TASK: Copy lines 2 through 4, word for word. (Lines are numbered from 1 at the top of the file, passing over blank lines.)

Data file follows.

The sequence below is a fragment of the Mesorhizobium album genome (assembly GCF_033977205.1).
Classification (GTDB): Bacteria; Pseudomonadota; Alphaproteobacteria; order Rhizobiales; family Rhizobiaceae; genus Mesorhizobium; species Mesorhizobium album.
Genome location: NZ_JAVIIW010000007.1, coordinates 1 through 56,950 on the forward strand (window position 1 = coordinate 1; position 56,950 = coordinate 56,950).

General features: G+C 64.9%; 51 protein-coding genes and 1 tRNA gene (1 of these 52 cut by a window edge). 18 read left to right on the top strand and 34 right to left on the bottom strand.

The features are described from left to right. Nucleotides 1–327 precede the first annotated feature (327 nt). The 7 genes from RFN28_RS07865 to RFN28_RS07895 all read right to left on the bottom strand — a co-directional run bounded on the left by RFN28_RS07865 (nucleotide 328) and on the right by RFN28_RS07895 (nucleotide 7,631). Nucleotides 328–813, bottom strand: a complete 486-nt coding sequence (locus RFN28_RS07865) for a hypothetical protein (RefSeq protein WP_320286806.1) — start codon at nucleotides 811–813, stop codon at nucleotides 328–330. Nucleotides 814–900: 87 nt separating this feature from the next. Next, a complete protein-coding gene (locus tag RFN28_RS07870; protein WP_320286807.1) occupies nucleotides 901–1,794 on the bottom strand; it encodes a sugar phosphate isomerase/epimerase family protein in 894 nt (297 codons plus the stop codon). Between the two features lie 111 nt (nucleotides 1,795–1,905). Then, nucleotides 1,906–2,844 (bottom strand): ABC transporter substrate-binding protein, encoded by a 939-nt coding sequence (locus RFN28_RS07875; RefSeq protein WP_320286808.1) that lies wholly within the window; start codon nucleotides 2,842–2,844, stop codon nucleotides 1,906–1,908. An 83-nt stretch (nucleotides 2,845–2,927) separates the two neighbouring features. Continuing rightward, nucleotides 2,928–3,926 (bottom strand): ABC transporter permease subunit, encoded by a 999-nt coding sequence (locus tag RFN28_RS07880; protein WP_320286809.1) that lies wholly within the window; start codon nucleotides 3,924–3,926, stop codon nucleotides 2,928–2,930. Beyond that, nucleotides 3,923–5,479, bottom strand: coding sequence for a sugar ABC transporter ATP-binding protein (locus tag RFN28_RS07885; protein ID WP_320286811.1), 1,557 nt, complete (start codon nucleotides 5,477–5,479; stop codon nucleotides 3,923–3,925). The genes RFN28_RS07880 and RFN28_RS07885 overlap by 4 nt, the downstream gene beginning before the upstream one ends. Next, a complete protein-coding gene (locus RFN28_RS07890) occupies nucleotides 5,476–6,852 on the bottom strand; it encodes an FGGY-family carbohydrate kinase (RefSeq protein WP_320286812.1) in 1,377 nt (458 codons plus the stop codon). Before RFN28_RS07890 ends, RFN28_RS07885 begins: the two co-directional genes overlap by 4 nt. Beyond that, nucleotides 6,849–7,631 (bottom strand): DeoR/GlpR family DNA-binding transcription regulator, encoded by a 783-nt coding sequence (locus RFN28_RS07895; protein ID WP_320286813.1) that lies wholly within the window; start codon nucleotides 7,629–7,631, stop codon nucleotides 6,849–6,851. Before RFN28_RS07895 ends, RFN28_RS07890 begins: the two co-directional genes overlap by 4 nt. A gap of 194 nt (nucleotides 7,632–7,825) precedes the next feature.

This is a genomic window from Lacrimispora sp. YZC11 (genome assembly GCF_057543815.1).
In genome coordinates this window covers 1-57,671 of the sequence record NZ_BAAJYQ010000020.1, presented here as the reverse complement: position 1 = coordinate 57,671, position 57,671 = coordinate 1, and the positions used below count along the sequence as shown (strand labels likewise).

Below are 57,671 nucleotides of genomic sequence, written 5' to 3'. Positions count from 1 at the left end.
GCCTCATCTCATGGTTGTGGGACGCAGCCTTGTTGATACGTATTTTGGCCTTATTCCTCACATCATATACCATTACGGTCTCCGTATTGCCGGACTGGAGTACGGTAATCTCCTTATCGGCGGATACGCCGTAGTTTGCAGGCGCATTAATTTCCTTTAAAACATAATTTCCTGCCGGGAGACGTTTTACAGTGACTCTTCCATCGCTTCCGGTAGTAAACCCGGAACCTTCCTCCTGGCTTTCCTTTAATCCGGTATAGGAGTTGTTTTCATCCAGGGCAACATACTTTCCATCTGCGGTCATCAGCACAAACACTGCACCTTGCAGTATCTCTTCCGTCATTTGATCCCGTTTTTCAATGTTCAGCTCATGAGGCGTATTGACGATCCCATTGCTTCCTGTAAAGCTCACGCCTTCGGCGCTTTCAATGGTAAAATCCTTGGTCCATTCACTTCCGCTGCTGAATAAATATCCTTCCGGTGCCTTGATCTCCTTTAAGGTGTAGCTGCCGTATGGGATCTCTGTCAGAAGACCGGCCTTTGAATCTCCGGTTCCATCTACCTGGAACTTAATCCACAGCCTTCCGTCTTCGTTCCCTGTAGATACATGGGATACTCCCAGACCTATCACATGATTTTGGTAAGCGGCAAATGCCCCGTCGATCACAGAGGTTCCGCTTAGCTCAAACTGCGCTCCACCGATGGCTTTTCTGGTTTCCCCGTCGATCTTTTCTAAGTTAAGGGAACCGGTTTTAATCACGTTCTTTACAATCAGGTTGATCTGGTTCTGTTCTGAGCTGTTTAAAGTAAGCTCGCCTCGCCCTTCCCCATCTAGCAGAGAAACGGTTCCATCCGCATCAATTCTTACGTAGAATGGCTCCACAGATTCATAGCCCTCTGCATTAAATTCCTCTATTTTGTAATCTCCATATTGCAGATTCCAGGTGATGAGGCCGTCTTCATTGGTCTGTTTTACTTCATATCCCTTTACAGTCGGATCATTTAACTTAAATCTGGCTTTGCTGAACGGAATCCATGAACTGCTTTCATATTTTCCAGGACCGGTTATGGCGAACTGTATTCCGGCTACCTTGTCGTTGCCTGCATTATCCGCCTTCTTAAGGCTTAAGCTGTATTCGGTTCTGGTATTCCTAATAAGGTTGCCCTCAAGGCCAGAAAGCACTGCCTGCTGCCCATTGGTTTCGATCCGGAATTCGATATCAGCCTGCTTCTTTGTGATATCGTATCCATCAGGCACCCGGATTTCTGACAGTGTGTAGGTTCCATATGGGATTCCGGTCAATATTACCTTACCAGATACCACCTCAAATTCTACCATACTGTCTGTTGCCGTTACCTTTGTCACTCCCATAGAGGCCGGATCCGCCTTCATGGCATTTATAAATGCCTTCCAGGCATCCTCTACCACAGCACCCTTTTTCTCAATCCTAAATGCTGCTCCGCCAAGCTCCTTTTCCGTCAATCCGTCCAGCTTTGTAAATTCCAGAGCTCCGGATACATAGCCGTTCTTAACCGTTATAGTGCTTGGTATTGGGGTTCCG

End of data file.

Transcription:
Classification (GTDB): Bacteria; Pseudomonadota; Alphaproteobacteria; order Rhizobiales; family Rhizobiaceae; genus Mesorhizobium; species Mesorhizobium album.
Genome location: NZ_JAVIIW010000007.1, coordinates 1 through 56,950 on the forward strand (window position 1 = coordinate 1; position 56,950 = coordinate 56,950).

General features: G+C 64.9%; 51 protein-coding genes and 1 tRNA gene (1 of these 52 cut by a window edge). 18 read left to right on the top strand and 34 right to left on the bottom strand.